Wynne Gray is a Herald columnist

Wynne Gray: Little sense in conspiracy theory

Dan Carter in action against Tonga. Photo / Brett Phibbs
Dan Carter in action against Tonga. Photo / Brett Phibbs

Conspiracy, they all hissed. All Blacks McCaw, Carter, Muliaina and Dagg aren't hurt.

It's just Graham Henry and his cronies protecting their best cattle for the big game against France in the Rugby World Cup.

Oh really? Why on earth would they want to protect a quartet who have had precious little matchplay recently and need to get in the groove for their pivotal game at Eden Park next week.

It really makes sense to sideline Muliaina who is in a desperate tussle to regain some form to hold out Dagg for the fullback jersey in the major matches. It's a smart ploy to keep Muliaina away from test action for at least a month (if he plays France at Eden Park) and away from rivals' radar even though they have 98 tests of footage to scan.

If the All Blacks had wanted to operate a serious player insurance policy they would have selected Zac Guildford, Anthony Boric, John Afoa, Ben Franks and Corey Flynn to start tonight as well.

Then the French would have little footage from this tournament to assess the All Black players and patterns.

Announcing McCaw as skipper and dragging him from his sleep early on Wednesday to churn through his career and all the emotion of preparing for his 100th test was a smart smokescreeen. Now he and Henry will be much better prepared when they repeat the whole routine next week.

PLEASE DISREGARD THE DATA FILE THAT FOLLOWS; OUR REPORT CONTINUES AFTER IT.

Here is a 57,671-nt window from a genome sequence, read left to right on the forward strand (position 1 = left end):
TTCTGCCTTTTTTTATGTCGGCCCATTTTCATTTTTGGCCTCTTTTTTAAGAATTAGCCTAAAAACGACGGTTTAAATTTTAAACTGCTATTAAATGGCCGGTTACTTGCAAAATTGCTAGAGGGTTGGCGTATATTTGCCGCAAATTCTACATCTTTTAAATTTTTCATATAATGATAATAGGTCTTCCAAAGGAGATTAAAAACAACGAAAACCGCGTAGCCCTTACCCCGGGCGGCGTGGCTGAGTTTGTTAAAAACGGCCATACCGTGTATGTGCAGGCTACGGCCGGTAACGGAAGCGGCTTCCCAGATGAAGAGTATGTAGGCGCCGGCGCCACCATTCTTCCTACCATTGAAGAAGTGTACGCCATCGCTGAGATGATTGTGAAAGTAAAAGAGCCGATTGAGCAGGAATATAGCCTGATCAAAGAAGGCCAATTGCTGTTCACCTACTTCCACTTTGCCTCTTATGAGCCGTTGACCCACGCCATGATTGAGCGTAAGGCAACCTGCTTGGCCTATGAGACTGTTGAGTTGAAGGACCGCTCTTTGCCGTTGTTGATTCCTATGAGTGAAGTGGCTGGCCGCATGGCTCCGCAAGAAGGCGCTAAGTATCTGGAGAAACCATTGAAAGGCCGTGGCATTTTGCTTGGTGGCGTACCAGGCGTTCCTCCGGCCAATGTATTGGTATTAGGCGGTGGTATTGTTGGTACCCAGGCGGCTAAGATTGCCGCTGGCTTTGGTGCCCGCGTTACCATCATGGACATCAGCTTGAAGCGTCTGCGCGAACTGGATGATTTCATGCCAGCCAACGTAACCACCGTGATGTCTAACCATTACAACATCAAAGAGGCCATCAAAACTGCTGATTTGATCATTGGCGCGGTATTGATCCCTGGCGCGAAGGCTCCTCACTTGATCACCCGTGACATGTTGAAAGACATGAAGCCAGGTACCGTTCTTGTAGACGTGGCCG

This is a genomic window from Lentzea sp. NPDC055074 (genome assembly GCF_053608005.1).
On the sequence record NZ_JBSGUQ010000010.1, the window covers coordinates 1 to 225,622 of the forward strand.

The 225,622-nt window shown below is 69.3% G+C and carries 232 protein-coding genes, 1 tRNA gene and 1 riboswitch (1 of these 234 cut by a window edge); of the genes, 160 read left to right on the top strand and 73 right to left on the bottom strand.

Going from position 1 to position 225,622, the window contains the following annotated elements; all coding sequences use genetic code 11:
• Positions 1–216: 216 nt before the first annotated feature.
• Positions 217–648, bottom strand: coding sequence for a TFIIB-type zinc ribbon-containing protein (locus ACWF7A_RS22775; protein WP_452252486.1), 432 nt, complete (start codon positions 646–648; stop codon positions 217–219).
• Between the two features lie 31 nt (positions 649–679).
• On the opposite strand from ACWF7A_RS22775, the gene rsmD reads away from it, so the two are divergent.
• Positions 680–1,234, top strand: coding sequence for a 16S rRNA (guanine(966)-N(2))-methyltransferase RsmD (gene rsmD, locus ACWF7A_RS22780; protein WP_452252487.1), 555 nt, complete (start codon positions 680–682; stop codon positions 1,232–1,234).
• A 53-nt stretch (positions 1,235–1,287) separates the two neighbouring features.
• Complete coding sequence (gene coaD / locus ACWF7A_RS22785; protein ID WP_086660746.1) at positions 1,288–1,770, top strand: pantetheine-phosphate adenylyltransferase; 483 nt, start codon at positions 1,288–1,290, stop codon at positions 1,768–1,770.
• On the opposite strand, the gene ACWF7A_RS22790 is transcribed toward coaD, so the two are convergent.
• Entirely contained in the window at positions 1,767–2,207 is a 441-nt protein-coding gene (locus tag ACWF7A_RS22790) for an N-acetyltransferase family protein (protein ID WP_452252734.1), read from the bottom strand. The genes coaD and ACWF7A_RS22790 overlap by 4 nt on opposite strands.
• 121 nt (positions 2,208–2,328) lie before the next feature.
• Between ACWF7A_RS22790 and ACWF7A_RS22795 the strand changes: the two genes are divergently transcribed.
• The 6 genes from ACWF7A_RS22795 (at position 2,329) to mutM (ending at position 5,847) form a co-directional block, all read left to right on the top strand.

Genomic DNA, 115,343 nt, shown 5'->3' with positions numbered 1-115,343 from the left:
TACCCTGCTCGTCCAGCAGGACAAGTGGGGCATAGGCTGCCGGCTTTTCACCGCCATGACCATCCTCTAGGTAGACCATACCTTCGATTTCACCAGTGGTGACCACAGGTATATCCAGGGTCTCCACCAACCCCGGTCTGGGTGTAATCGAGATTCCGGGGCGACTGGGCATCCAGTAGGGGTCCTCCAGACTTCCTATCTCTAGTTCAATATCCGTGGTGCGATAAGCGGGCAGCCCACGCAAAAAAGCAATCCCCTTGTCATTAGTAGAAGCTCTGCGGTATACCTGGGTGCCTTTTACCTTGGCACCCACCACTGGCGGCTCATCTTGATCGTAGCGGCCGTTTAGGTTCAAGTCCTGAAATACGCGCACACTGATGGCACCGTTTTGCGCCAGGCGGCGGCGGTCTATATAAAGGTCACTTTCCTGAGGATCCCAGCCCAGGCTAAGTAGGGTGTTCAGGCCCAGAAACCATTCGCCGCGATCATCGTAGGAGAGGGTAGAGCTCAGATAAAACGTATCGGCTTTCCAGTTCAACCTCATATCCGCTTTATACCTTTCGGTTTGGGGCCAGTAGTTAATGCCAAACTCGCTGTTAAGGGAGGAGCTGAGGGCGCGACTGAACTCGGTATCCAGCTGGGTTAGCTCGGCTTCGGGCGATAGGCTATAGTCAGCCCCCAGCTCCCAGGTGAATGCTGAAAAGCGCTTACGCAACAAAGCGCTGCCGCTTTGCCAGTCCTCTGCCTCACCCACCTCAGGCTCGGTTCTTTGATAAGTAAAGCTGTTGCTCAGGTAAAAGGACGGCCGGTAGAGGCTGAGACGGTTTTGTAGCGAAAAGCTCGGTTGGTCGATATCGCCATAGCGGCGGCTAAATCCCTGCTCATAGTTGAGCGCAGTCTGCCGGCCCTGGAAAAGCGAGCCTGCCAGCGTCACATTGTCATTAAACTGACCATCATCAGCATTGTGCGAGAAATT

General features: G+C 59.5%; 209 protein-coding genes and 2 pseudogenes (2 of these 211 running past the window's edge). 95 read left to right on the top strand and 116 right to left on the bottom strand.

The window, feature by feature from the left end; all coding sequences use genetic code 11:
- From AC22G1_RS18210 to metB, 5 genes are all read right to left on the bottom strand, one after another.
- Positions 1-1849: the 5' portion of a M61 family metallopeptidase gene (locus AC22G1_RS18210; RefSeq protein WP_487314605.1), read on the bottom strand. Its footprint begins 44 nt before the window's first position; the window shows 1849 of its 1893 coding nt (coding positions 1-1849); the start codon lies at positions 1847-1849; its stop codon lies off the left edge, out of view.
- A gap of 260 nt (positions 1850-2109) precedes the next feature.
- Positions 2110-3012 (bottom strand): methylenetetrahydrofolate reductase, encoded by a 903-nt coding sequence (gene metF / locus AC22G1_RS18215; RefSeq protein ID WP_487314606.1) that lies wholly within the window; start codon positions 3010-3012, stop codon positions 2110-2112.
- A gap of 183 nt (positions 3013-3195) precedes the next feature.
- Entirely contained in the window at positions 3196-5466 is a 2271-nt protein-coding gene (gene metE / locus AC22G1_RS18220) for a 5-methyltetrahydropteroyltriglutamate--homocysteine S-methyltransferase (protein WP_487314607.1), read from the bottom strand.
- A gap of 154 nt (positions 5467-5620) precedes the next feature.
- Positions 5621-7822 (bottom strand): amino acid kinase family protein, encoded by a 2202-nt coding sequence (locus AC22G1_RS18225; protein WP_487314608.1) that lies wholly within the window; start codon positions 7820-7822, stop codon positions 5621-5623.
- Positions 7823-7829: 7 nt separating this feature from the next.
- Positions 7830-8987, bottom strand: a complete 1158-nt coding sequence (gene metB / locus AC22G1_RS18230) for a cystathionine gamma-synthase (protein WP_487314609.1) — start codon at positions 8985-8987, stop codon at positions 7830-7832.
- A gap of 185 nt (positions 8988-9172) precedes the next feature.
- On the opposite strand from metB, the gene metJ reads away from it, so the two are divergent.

The All Blacks' tournament byword has been about making sure nothing is left to chance. A midweek chance for McCaw and Henry to practise their lines was gold.

Speculation will grow as we get deeper into this tournament. All the major sides like training in private and take advantage of the tournament rules which permit this. Other sides who are not so savvy or used to extensive media interest are more welcoming.

But the big guns train in secret, behind tarpaulins, inside security-patrolled stadiums, away from the prying lenses and poking pens of the fourth estate. Fair enough. They need time and space to train.

But then the fourth estate has to wait for teams to deliver information like selections or injury reports when they feel it is appropriate. That timelag between incidents and information release encourages the sort of speculation which swirled around the All Blacks' sudden sick list.

- NZ Herald

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Wynne Gray is a Herald columnist

The latest commentary and analysis from senior rugby writer Wynne Gray. Wynne has been covering the All Blacks for more than 27 years and has attended more than 230 All Blacks tests live for the Herald.

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